Iceland - Birth rate, crude (per 1,000 people)

The value for Birth rate, crude (per 1,000 people) in Iceland was 12.50 as of 2015. As the graph below shows, over the past 55 years this indicator reached a maximum value of 28.00 in 1960 and a minimum value of 12.50 in 2015.

Definition: Crude birth rate indicates the number of live births occurring during the year, per 1,000 population estimated at midyear. Subtracting the crude death rate from the crude birth rate provides the rate of natural increase, which is equal to the rate of population change in the absence of migration.

Source: (1) United Nations Population Division. World Population Prospects, (2) Census reports and other statistical publications from national statistical offices, (3) Eurostat: Demographic Statistics, (4) United Nations Statistical Division. Population and Vita

See also:

Year Value
1960 28.00
1961 25.50
1962 25.80
1963 26.00
1964 25.30
1965 24.60
1966 24.00
1967 22.20
1968 21.00
1969 20.70
1970 19.70
1971 20.80
1972 22.40
1973 21.70
1974 19.90
1975 20.10
1976 19.50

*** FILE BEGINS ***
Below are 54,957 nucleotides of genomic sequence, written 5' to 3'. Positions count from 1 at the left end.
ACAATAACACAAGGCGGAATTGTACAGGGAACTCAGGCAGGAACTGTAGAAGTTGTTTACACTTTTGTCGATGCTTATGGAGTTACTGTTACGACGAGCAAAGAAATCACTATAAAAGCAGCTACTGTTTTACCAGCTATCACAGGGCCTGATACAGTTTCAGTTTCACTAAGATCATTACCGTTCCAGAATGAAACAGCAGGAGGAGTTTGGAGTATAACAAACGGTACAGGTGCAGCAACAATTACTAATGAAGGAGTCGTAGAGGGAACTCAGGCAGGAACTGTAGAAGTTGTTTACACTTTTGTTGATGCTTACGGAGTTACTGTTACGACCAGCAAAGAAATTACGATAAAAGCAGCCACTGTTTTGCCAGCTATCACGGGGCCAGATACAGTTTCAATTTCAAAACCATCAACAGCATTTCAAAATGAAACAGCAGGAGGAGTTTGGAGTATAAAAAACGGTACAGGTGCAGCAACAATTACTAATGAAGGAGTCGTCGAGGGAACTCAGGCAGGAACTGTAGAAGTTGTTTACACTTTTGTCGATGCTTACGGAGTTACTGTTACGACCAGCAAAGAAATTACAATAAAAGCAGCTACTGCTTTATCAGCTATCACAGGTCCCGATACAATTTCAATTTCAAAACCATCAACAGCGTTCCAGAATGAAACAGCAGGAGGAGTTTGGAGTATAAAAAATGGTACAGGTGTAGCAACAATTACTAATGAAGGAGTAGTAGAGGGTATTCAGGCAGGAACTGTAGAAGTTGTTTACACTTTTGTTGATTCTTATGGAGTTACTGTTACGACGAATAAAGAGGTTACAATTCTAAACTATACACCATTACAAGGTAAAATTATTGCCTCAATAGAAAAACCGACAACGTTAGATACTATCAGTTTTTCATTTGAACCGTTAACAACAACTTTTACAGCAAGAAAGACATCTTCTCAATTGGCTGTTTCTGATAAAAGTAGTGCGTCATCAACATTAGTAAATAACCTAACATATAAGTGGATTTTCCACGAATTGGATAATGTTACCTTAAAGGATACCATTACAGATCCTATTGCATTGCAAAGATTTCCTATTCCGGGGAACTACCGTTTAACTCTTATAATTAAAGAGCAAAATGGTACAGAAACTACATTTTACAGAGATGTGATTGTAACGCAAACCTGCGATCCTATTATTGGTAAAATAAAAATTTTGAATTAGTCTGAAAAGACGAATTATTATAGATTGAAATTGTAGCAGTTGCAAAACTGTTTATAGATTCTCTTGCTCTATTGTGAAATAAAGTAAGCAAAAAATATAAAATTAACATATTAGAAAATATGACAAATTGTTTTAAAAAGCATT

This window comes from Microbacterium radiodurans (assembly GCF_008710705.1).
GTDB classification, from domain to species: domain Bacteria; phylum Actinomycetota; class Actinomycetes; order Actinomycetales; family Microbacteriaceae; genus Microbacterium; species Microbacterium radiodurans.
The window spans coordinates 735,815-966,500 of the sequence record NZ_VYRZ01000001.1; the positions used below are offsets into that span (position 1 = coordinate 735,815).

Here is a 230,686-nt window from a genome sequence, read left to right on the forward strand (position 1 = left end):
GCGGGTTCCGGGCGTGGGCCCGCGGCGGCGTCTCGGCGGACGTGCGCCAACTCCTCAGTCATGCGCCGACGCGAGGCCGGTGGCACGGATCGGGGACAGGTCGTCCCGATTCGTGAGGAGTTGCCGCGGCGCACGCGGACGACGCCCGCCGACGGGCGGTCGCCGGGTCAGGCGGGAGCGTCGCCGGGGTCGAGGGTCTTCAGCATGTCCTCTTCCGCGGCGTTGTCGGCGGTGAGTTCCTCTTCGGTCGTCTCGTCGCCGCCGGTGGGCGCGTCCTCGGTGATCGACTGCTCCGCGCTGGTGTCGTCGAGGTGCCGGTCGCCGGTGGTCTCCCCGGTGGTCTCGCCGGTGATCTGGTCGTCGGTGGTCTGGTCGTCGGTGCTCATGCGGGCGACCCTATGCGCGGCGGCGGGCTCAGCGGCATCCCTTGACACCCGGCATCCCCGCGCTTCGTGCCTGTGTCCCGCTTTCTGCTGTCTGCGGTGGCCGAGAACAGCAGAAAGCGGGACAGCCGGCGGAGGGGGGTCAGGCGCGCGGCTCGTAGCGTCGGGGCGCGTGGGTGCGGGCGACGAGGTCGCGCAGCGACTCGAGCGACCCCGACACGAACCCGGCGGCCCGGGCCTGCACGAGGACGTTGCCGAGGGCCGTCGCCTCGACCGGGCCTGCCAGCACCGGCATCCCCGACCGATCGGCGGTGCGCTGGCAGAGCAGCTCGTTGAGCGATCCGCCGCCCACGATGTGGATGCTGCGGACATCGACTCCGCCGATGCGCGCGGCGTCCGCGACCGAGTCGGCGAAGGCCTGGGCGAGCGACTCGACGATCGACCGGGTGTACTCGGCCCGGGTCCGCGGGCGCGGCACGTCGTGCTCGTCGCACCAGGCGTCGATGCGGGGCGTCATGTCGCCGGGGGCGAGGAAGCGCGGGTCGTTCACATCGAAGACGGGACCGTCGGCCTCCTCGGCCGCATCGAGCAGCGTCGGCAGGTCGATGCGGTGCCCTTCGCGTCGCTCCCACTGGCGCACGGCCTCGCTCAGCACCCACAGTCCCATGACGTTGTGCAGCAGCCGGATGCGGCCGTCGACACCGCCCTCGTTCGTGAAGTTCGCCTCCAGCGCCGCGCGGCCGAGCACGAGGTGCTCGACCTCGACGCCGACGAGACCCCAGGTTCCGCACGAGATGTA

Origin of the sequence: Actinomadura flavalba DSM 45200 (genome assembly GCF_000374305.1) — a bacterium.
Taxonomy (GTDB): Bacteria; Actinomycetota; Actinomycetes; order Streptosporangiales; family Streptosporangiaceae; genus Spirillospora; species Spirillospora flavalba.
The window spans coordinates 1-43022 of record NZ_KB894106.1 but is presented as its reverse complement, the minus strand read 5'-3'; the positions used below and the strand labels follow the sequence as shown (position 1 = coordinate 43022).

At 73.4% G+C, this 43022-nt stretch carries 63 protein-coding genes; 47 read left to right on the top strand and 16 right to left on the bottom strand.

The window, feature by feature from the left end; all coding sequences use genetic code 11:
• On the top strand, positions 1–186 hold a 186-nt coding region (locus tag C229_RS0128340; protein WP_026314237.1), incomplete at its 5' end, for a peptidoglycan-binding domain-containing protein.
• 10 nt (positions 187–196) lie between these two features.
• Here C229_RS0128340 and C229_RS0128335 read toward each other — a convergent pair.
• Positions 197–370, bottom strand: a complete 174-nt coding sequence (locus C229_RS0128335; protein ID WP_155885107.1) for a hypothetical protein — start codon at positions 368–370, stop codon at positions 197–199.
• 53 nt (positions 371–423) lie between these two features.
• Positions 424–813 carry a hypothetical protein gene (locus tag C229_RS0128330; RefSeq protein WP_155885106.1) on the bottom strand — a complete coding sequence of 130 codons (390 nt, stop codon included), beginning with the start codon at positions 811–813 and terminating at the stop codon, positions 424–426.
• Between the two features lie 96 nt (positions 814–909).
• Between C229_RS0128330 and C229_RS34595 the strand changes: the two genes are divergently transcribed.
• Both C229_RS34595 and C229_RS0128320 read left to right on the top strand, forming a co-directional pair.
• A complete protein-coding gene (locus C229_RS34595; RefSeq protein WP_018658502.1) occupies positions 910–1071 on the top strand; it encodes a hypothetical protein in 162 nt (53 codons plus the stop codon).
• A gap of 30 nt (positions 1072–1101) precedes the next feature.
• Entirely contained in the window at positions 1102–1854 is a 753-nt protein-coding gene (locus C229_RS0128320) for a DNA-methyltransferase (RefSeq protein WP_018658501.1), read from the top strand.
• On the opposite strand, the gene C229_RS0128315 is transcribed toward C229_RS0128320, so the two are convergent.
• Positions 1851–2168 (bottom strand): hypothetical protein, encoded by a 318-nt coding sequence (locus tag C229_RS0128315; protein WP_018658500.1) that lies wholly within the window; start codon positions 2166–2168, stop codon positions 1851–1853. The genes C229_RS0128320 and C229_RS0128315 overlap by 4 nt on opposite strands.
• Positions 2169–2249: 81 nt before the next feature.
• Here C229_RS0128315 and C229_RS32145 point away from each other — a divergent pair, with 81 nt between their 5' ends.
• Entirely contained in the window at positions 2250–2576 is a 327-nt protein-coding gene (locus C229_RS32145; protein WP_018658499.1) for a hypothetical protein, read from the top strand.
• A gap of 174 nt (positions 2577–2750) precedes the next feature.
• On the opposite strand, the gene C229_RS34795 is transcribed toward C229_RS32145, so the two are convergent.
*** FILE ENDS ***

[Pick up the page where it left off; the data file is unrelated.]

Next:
1977 18.00
1978 18.60
1979 19.80
1980 19.80
1981 18.80
1982 18.50
1983 18.40
1984 17.20
1985 16.00
1986 16.40
1987 16.60
1988 18.70
1989 18.00
1990 18.70
1991 17.60
1992 17.70
1993 17.50
1994 16.70
1995 16.00
1996 16.10
1997 15.30
1998 15.20
1999 14.80
2000 15.30
2001 14.40
2002 14.10
2003 14.30
2004 14.50
2005 14.40
2006 14.50
2007 14.60
2008 15.20
2009 15.80
2010 15.40
2011 14.10
2012 14.10
2013 13.40
2014 13.40
2015 12.50

Limitations and Exceptions: Vital registers are the preferred source for these data, but in many developing countries systems for registering births and deaths are absent or incomplete because of deficiencies in the coverage of events or geographic areas. Many developing countries carry out special household surveys that ask respondents about recent births and deaths. Estimates derived in this way are subject to sampling errors and recall errors.

Statistical Concept and Methodology: Vital rates are based on data from birth and death registration systems, censuses, and sample surveys by national statistical offices and other organizations, or on demographic analysis. Data for the most recent year for some high-income countries are provisional estimates based on vital registers. The estimates for many countries are projections based on extrapolations of levels and trends from earlier years or interpolations of population estimates and projections from the United Nations Population Division.

Aggregation method: Weighted average

Periodicity: Annual

Classification

Topic: Health Indicators

Sub-Topic: Population